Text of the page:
Foreign Language Workplace Materials Released By NY State

foreign language workplace materials

We are happy to see that the State of New York has responded to supporting our industry’s commitment to eliminating sexual harassment. Employers are supposed to provide their anti-harassment policy and training materials in the employee’s primary language, provided that the DOL has posted the appropriate materials to its website in such language.

Last month, the state took an important step when The New York State Department of Labor (DOL) posted foreign language workplace materials online for employers and employees. Among the information released are the state’s new sexual harassment prevention laws and the necessary policy and training documents. These materials, which were released in English earlier this month, have now been translated into Chinese, Haitian-Creole, Korean, Italian, Polish, Russian, and Spanish.

Employers are supposed to provide their anti-harassment policy and training materials in the employee’s primary language, provided that the DOL has posted the appropriate materials to its website in such language. If an employer has any employees whose primary language is not included in the DOL’s recently translated materials, the employer may provide that employee an English-language version of these materials and still be considered compliant with its obligations under the law.

The foreign language workplace materials released include a number of key components to assist our restaurant and foodservice professionals implement a sexual harassment policy. Among the documents are sexual harassment prevention policy notice, and a model complaint form.

In addition, the documents include the minimum standards for employer sexual harassment prevention policies, a model sexual harassment prevention policy, sexual harassment prevention training materials, and sexual harassment prevention toolkit for employers and employees; and most importantly restaurant owners and managers will find a frequently asked questions (FAQ) section.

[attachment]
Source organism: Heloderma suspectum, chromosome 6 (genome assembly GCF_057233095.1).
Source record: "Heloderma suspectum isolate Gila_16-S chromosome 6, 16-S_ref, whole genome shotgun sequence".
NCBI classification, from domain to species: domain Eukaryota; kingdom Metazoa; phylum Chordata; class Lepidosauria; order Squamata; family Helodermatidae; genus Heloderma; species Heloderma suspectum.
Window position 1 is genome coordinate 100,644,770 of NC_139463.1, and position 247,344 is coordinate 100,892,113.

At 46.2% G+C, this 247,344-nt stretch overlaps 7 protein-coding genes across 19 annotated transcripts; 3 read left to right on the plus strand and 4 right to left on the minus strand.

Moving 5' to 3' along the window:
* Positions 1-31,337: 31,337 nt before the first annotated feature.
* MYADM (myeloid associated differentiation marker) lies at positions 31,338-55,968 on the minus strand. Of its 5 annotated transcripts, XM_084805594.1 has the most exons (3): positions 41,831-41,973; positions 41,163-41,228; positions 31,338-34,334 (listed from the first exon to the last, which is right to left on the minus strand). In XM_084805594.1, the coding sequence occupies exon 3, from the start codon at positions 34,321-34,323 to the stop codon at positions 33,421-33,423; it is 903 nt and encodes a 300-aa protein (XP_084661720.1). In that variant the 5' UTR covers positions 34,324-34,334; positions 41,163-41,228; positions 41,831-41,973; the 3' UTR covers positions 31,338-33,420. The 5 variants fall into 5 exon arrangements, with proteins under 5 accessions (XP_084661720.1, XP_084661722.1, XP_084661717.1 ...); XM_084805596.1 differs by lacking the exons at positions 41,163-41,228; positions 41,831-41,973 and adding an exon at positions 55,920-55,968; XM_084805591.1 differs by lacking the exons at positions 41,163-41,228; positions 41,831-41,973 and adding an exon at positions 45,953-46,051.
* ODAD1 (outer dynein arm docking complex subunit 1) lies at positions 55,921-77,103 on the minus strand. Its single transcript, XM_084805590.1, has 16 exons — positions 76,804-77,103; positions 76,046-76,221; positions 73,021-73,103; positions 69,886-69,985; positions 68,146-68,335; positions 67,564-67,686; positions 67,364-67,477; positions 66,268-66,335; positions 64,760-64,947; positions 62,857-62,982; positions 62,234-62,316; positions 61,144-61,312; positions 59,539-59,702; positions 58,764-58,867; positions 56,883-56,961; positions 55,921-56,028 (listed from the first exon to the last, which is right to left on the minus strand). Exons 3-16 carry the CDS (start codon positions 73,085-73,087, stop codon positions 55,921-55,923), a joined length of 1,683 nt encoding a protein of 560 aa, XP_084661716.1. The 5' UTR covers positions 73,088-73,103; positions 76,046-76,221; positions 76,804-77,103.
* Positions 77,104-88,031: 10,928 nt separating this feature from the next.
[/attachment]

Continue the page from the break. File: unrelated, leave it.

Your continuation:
Last month’s posting, follows the late August, New York State release in English of a draft of its (i) model sexual harassment policy, (ii) model complaint form for employees to report sexual harassment, (iii) FAQs regarding the new law, (iv) minimum standard guidelines, and (v) model training.

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Last month also saw the State of New York respond to a number of comments submitted on the draft policy and FAQs issued in August. Among the notable changes to the final documents issued on October 1 are references in the model policy to the employer having a “zero-tolerance policy” for sexual harassment and retaliation have been removed. This brought, the State’s guidance in line with the federal Equal Employment Opportunity Commission (EEOC)’s position .

So the take-away from last month is that though the initial training deadline has now been extended to October 9, 2019, we suggest that employers begin considering how they will fulfill their training obligations under the law. It is especially important to make that commitment with those training requirements that will become effective on April 1, 2019 for employers covered by the New York City Human Rights Law.

Andrew Rigie
Andrew Rigie is the Executive Director of the New York City Hospitality Alliance, a trade association formed in 2012 to foster the growth and vitality of the industry that has made New York City the Hospitality Capital of the World. Learn more at thenycalliance.org/